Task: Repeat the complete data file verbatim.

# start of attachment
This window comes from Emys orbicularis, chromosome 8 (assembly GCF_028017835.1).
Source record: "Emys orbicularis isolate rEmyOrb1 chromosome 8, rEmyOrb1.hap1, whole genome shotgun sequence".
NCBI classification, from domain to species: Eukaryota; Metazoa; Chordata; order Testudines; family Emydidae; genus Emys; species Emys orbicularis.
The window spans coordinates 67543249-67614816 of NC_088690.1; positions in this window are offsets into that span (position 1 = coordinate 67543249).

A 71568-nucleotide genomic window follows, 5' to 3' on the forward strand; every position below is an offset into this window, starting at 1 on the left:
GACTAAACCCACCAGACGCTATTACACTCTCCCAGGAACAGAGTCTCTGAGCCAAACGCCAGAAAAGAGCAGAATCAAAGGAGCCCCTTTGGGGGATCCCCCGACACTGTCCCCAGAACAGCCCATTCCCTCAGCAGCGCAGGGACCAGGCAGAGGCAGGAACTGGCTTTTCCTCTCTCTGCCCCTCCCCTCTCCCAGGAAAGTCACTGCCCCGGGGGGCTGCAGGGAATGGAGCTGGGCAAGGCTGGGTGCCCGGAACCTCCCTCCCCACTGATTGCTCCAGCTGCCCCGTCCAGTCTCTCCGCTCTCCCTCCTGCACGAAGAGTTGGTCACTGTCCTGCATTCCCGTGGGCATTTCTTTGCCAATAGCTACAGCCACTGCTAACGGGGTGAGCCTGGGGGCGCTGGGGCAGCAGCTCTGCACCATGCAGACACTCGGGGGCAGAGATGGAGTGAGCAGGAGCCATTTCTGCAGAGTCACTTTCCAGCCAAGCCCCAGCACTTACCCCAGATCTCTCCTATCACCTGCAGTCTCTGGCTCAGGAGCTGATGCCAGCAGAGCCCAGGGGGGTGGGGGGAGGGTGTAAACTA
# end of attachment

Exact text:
This window comes from Emys orbicularis, chromosome 8 (assembly GCF_028017835.1).
Source record: "Emys orbicularis isolate rEmyOrb1 chromosome 8, rEmyOrb1.hap1, whole genome shotgun sequence".
NCBI classification, from domain to species: Eukaryota; Metazoa; Chordata; order Testudines; family Emydidae; genus Emys; species Emys orbicularis.
The window spans coordinates 67543249-67614816 of NC_088690.1; positions in this window are offsets into that span (position 1 = coordinate 67543249).

A 71568-nucleotide genomic window follows, 5' to 3' on the forward strand; every position below is an offset into this window, starting at 1 on the left:
GACTAAACCCACCAGACGCTATTACACTCTCCCAGGAACAGAGTCTCTGAGCCAAACGCCAGAAAAGAGCAGAATCAAAGGAGCCCCTTTGGGGGATCCCCCGACACTGTCCCCAGAACAGCCCATTCCCTCAGCAGCGCAGGGACCAGGCAGAGGCAGGAACTGGCTTTTCCTCTCTCTGCCCCTCCCCTCTCCCAGGAAAGTCACTGCCCCGGGGGGCTGCAGGGAATGGAGCTGGGCAAGGCTGGGTGCCCGGAACCTCCCTCCCCACTGATTGCTCCAGCTGCCCCGTCCAGTCTCTCCGCTCTCCCTCCTGCACGAAGAGTTGGTCACTGTCCTGCATTCCCGTGGGCATTTCTTTGCCAATAGCTACAGCCACTGCTAACGGGGTGAGCCTGGGGGCGCTGGGGCAGCAGCTCTGCACCATGCAGACACTCGGGGGCAGAGATGGAGTGAGCAGGAGCCATTTCTGCAGAGTCACTTTCCAGCCAAGCCCCAGCACTTACCCCAGATCTCTCCTATCACCTGCAGTCTCTGGCTCAGGAGCTGATGCCAGCAGAGCCCAGGGGGGTGGGGGGAGGGTGTAAACTA